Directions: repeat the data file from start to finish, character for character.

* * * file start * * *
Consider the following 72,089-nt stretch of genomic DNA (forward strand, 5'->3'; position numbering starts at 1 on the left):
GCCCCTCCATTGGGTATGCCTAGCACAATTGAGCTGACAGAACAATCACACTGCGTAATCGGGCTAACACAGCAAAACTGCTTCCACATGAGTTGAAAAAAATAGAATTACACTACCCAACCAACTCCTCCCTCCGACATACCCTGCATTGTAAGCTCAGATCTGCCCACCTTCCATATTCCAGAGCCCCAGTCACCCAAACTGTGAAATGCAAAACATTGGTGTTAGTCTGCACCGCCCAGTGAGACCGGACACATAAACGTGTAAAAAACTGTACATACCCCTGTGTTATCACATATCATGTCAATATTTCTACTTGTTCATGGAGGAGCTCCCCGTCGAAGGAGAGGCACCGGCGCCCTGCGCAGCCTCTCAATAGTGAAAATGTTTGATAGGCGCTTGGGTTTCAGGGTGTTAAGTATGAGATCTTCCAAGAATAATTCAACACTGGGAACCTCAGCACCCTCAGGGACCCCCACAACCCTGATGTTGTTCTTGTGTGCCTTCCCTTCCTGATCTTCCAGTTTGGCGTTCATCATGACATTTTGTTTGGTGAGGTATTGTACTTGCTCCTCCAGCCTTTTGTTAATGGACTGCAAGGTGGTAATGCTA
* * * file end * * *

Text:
Consider the following 72,089-nt stretch of genomic DNA (forward strand, 5'->3'; position numbering starts at 1 on the left):
GCCCCTCCATTGGGTATGCCTAGCACAATTGAGCTGACAGAACAATCACACTGCGTAATCGGGCTAACACAGCAAAACTGCTTCCACATGAGTTGAAAAAAATAGAATTACACTACCCAACCAACTCCTCCCTCCGACATACCCTGCATTGTAAGCTCAGATCTGCCCACCTTCCATATTCCAGAGCCCCAGTCACCCAAACTGTGAAATGCAAAACATTGGTGTTAGTCTGCACCGCCCAGTGAGACCGGACACATAAACGTGTAAAAAACTGTACATACCCCTGTGTTATCACATATCATGTCAATATTTCTACTTGTTCATGGAGGAGCTCCCCGTCGAAGGAGAGGCACCGGCGCCCTGCGCAGCCTCTCAATAGTGAAAATGTTTGATAGGCGCTTGGGTTTCAGGGTGTTAAGTATGAGATCTTCCAAGAATAATTCAACACTGGGAACCTCAGCACCCTCAGGGACCCCCACAACCCTGATGTTGTTCTTGTGTGCCTTCCCTTCCTGATCTTCCAGTTTGGCGTTCATCATGACATTTTGTTTGGTGAGGTATTGTACTTGCTCCTCCAGCCTTTTGTTAATGGACTGCAAGGTGGTAATGCTA